Rigorous contract management is the key to controlling the spend of large infrastructure projects, the commercial director at Hinkley Point C (HPC) has said.
Ken Owen, commercial director at EDF Energy, said managing contracts was “fundamental” to keeping large technical projects on track, and a failure to do so was one of the reasons so many UK infrastructure contracts fall into disputes.
“Procurement is the easy part of the journey, the hardest lesson is the contract management and making sure that all the obligations and all the processes are actually adhered to. We’ve invested heavily in EDF on defining what contract management is,” he said.
Speaking to SM ahead of a summit on collaboration hosted by the HPC Supply Chain Innovation Lab, a research partnership run by the University of Bath, Owen said driving collaboration through contracts had helped HPC create innovative procurement solutions. “Our philosophy is about collaborating with industry and partners, because ultimately the risk to the contract is always with the developer.”
HPC is the first new nuclear power station to be built in the UK in a generation, and it is being built by French state-owned firm EDF Energy with additional funding being provided by China General Nuclear Corporation.
The plant is expected to cost up to £21.1bn – after EDF increased the initial estimate by £1.5bn – and will be subsidised after construction by a guaranteed fixed wholesale energy price of £93 per megawatt hour for the first 35 years.
Recently the project’s supply chain oversight has come under criticism after it emerged that a key supplier forging parts for the power station had been falsifying documents. A subsequent investigation by the UK nuclear authority the Office for Nuclear Regulation, published in March, found “good progress” had been made but that some arrangements were still below standard.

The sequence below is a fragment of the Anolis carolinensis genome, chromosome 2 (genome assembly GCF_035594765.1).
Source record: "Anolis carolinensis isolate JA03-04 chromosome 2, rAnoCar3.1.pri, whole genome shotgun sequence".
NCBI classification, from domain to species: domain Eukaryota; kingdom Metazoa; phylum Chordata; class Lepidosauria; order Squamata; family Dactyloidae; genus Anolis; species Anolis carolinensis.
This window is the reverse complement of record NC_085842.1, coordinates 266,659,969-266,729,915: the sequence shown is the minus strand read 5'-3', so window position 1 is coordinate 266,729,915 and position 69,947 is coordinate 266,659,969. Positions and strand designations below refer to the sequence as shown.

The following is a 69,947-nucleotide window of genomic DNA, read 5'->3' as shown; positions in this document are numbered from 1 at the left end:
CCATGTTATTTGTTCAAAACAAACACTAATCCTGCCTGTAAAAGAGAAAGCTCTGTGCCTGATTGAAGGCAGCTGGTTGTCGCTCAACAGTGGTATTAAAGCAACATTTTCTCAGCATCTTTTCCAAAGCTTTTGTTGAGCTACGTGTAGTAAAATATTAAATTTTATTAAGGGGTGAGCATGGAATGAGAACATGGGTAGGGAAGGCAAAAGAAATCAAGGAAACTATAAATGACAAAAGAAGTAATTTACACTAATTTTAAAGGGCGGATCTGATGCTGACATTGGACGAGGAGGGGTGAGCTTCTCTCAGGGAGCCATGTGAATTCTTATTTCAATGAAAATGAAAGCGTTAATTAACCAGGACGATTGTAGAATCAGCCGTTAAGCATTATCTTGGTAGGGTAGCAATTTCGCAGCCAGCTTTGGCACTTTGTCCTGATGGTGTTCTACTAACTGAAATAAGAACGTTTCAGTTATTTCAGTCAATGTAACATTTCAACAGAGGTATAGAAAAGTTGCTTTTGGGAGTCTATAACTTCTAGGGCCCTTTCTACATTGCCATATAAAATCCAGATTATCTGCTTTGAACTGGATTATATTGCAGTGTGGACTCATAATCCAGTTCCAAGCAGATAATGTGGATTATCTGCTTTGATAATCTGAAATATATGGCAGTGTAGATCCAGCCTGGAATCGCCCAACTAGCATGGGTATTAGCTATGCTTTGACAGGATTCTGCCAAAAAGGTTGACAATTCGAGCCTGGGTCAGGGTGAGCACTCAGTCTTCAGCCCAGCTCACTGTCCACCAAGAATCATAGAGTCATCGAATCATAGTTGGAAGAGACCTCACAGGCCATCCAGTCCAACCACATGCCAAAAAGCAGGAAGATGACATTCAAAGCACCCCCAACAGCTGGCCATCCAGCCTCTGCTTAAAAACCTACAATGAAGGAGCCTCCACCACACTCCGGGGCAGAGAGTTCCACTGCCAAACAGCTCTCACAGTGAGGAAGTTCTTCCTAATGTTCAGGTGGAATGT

An EDF spokesperson said the company was already implementing measures where improvement was required.
Owen’s team focuses more on the supply of services, where he says an innovative procurement model has helped improve provision and add value.
For the last couple of years HPC has been working with six consortia, made up of local SMEs, to provide services including hospitality, catering and transport. So far this set-up has seen £465m worth of contracts go to local businesses in the Somerset area and created more than 660 jobs. “We’ve removed the middle man and are going direct to the local companies,” he said.
Owen said they had eschewed tendering all the service contracts to the big multinational contractors and letting the winner subcontract to local businesses. “[It’s] a bit like the outsourcing model you see in the world we’ve all suffered with Carillion.” Instead Owen worked with the Somerset Chamber of Commerce to create local consortia that were competitive enough to win contracts.
Owen said creating the consortia was about building trust. “The business cultures [between EDF and the local SMEs] were at the opposite ends of the spectrum. Learning to trust each other to do something different, you have to be very hands on, interactive and open,” he said. In practice this meant a lot of open meetings, facilitated by the chamber of commerce, to “win hearts and minds”.
Owen’s team also met individual businesses to help them understand HPC’s requirements, and there is a steering group where businesses can share “growing pains”. “It's just being very open about issues. We have great service managers who are there to help them,” he said.
One of HPC’s biggest successes has been Somerset Larder, the consortium that provides catering. Owen and his team worked with the food producers to develope a “field to plate vision” so they could develop a full catering service. Now they provide 3,000 meals a day on site, “phenomenal growth’ in just two-and-a-half years, he said.
“They are probably catering more than any of the largest catering contracts in the UK,” he said.
☛ Want to stay up to date with the news? Sign up to our daily bulletin.